ME: “Hmm. My mind’s still a little flush after ... our exertions ... but let me think, darling. Well, the verdict is not 100% bad, but damn near. Let’s apply the 3 R’s of Group Dynamics. It’s tough to (1) aRrange, because we’re locked in the compound — albeit cuddled up snugly in this warm bed, a feather bed if the sensors of my nude supple body have kept their suppleness, and at 65 and half dead that’s not a given... We also have limits aRranging, because they’re a mad clamoring mob, different from my controlled seminars. We can do (2) Reconnoitering well enough, within limits, patching into the compound’s video system, also outfitted with a live audio feed, giving us the ability to both see and hear, with the luxury of not needing the encumbrance of clothing or the inconvenience of climbing out of this comfy, sumptuous bed. And, naturally, (3) Ruminating follows easily enough. What are they saying? What is their tone? How sharp are those mattocks they’re waving? Should we release the hounds? By the way, you fed the dogs last night? Right?
Pink jumped up and ran to the pen where the dogs were — some vicious breed, the exact name of which I forget, but they might be related to rabid dingoes (dingoes aren’t susceptible to rabies, but with reverse engineering, some natural immunities are overcome.) As PP hied it out of that warm moist bed, I thought of the Tom Jones album, What was it, “If You Got ‘Em, Swing ‘Em”? "Hung Like Iron?" "All Pendulum, No Clock?” Let me Google it, oh yeah, “The Lead and How to Swing It.” Take your pick, it’s all verrrry good, dahling.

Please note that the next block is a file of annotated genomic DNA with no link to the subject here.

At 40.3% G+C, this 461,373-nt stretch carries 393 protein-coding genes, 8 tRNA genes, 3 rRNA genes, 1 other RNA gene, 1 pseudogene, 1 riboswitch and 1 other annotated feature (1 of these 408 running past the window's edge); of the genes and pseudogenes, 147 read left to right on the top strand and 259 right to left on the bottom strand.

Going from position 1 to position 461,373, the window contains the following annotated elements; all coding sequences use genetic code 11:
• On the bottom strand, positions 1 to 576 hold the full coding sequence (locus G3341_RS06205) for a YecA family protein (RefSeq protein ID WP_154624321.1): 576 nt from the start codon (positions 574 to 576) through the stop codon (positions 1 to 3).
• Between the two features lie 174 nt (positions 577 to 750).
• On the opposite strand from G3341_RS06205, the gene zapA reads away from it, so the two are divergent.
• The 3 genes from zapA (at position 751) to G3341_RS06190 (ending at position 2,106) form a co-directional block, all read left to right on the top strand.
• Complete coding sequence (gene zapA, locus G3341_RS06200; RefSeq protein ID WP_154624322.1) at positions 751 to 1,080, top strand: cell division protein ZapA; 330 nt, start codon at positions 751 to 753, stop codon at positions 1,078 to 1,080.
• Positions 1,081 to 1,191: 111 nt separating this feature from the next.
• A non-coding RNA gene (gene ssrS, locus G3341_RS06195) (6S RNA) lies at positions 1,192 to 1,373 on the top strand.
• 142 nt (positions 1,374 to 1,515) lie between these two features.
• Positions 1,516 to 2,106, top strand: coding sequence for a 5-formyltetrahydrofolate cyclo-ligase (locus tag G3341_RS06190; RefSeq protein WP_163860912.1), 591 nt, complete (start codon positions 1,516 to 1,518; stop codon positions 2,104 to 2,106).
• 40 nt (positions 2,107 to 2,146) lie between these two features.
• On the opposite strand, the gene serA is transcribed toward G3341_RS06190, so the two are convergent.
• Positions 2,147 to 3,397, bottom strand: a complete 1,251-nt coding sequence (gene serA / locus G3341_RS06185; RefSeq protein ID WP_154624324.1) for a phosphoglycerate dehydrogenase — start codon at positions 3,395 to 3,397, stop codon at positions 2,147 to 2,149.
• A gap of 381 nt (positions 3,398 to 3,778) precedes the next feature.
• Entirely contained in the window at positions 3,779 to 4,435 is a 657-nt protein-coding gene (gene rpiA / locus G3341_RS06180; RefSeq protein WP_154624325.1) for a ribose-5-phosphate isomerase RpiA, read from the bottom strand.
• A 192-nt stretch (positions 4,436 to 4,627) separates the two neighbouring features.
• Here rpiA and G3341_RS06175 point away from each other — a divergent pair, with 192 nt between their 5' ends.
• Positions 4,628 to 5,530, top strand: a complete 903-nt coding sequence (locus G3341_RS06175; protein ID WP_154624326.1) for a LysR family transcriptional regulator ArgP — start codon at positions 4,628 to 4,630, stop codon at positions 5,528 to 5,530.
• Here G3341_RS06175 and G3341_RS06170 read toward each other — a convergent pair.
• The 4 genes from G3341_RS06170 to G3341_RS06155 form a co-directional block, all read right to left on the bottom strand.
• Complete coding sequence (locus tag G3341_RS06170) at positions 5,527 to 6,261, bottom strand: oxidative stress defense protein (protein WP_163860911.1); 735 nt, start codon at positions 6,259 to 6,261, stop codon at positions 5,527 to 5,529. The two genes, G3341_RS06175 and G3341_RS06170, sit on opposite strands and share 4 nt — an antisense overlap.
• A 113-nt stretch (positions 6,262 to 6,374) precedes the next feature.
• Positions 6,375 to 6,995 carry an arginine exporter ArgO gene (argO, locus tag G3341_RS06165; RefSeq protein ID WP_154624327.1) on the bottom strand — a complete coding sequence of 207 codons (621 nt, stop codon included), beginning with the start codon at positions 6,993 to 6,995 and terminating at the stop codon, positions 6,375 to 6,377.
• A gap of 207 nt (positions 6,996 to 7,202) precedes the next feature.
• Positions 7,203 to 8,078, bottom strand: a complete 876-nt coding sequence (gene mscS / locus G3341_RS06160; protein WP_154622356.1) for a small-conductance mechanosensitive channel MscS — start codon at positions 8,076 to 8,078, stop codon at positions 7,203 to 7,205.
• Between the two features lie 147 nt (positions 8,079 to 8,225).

He came back with a guilty look of responsibility on his finely chiseled face, practically a rock jaw in motion, pleasant to a fault. “I slipped on the pee mop [used for the dingo creatures] and hit the switch, and the dogs lunged through the aperture, the swinging door, and ... and ...” I waited, afraid for what he might say, “and we won’t need dog food for a while.” Great news all around!